Three days before Christmas a doctor I had just met removed my dead baby from my body.

The procedure was short and painless… too painless.

I had known I was “pregnant” for exactly one month when I was told the baby had no heartbeat and hadn’t grown in almost two weeks.

One month.  Long enough to go from a state of panic, denial, and disbelief, to having re-organized my whole life and my whole heart around being a mother of three.

My baby would have been born in July, 18 months after her twin brother and sister.  I had had the strong feeling that she was a girl.

What had seemed impossible, three children in one bedroom and an au pair in my tiny house, had become routine, along with plans to finish the basement, and gearing up for more sleepless nights.

I found out she had died on a Sunday night from an ER doctor.  My husband was crying, but I felt numb.  I could finally exhale, having an answer about why I was bleeding, but this left me completely empty.

Yes, she was still in there, but the future with her in it had died.

My mind became lost in my first pregnancy – imaging the pain of this happening then lessened the blow.  Without a baby, and believing as I had that I couldn’t conceive, I could only imagine it would have been utter devastation.

But still, I felt lost, afloat, obsessed with determining what to focus my mind on without all that planning to do.  What had I thought about before her?

The next day my little O wouldn’t take her late morning bottle.  I couldn’t figure out why, but then I saw something shiny in her mouth.  My instincts kicked in fast, I swooped my finger in hard and with precision, and removed the object, a jagged, hard piece of plastic.  When I saw the blood on her little mouth I broke down.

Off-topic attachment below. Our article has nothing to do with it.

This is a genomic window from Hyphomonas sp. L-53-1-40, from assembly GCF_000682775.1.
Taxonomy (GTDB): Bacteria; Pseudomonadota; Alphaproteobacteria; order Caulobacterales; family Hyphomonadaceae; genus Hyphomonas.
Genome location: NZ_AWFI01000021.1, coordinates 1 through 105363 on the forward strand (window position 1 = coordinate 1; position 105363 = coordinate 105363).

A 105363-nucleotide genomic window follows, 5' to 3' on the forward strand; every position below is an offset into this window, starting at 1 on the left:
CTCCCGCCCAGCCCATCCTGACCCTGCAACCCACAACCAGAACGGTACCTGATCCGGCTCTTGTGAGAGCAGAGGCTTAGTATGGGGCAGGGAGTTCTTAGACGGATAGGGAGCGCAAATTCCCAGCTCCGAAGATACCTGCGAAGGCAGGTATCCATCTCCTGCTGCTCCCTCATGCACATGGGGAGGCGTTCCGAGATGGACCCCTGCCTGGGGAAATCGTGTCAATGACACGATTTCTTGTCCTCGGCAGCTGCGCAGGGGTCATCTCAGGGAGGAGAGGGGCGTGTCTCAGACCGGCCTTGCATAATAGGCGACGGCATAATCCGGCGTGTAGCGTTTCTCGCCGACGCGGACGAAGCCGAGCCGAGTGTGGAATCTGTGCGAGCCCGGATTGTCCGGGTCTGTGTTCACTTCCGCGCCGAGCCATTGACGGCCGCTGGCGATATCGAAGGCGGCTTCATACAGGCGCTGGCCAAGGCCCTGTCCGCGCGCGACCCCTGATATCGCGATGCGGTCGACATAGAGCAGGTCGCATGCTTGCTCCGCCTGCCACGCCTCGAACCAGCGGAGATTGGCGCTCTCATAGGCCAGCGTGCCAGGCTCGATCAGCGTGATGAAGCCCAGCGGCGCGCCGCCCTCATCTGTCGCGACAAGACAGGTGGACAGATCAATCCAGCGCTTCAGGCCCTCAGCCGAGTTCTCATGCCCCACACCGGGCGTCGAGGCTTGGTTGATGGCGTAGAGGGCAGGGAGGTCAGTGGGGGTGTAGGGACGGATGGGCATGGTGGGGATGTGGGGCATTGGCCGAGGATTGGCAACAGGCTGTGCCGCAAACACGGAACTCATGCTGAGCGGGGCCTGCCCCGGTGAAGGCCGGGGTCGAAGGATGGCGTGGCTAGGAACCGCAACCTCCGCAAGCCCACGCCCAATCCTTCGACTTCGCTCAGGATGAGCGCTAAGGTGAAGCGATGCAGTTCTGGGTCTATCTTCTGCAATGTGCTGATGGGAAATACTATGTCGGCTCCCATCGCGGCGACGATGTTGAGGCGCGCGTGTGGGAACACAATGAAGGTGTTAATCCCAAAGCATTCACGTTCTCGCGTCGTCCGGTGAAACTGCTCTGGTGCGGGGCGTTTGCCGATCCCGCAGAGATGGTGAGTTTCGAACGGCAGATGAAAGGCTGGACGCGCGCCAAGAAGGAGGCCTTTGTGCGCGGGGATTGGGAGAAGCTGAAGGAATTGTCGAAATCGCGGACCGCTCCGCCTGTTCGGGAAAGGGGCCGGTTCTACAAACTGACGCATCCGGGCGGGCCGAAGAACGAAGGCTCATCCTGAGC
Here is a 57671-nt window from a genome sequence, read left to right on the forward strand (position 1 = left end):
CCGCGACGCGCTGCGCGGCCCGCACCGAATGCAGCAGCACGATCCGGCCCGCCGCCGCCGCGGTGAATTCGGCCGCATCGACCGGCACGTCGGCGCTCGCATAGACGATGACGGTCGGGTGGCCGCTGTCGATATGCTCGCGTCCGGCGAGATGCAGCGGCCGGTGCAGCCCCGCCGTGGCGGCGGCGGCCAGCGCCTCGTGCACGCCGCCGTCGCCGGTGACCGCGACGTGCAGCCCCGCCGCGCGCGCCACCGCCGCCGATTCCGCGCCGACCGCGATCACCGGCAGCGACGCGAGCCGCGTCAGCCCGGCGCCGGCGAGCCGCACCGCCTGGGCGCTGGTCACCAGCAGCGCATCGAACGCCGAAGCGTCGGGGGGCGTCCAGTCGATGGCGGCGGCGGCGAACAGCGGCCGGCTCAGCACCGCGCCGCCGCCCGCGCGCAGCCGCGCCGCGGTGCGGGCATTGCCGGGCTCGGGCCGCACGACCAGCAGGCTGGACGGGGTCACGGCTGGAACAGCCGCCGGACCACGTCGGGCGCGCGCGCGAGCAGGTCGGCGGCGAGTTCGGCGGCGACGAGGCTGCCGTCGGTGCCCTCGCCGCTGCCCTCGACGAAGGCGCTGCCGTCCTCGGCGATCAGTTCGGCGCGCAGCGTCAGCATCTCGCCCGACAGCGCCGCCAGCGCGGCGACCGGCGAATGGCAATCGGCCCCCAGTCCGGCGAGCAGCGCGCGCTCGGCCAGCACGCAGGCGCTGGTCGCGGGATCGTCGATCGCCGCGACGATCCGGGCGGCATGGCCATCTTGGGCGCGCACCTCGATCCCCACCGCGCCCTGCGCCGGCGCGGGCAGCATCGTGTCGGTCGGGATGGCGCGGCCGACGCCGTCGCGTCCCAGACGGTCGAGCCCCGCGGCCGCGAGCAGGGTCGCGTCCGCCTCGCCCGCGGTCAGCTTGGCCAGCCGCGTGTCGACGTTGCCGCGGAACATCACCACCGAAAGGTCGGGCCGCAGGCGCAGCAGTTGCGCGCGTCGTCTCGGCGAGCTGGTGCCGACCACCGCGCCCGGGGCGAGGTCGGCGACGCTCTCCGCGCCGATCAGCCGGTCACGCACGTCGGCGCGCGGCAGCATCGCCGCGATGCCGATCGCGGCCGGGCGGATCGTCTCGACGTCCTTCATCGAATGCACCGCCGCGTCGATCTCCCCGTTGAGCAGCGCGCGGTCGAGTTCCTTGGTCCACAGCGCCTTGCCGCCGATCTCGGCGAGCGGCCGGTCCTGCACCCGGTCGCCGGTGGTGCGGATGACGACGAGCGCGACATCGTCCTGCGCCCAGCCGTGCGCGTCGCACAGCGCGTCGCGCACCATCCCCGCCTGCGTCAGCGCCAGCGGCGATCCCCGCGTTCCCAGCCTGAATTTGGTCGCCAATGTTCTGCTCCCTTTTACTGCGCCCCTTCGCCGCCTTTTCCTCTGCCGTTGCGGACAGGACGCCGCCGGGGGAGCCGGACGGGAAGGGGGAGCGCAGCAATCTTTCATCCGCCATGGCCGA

The next few days I was full of terror.  The house felt like mine field.  I only felt calm behind the wheel in my parked car with the babes strapped into their car seats.

I had been told I would never have a baby.  What if O and J had been a mistake?  What if some kind of cosmic policing agency had found out that I’d gotten away with something?  Would they too be taken from me?  Paralyzed, all I could do was stare at them and cry at the slightest hint they were in danger.  I hated being alone with them, felt like they were safer with anyone but me.

Saturday came and it was Christmas Eve.  For 48 hours straight I ate until I was sick and in pain.  Guests were a distraction, but underneath was a gnawing sense of dread.

I felt sad, for sure.  Felt like every loss in my life was bearing down on me (as I sometimes did during the holidays anyway).

But I also felt relief, in so many strange forms.  I kept having this flash like I had just barely avoided some kind of accident.  I had the strong feeling that I’d almost lost everything, Seth, the babies, and felt every moment like a giant sigh of relief.

My therapist said I was relieved because I did avoid something potentially damaging to me and my family… the pregnancy.  The truth was we were not prepared financially or psychologically for another baby.  We were still reeling from the transition of having had twins after experiencing infertility and me being on bed rest three months.

But this was a burdensome kind of relief.  If only I could un-know the baby, and go back to life before.

But I did know.  I knew I hadn’t wanted her, and then I had wanted her, and I’d not wanted and wanted her all at the same time.  Now that she was gone I felt I had just barely escaped with what was left of my life, and yet I felt that she had been ripped away so cruelly.

The family picture of four that once felt just right now felt empty.  She will always be missing from that picture, no matter how much better off we might be without her.

So I guess most of all the loss I feel is for the innocence of not knowing…  the July I would have had, full of chaos and joy, my babies at 18 months, my arms not feeling empty without her.

Now whatever joy I feel in the attention and time I have for my babies, whatever time I find for myself, whatever pleasure in mothering two, and only two, will be partially because she never got to be.

Copyright 2012  All Rights Reserved.

Mommy Attention Span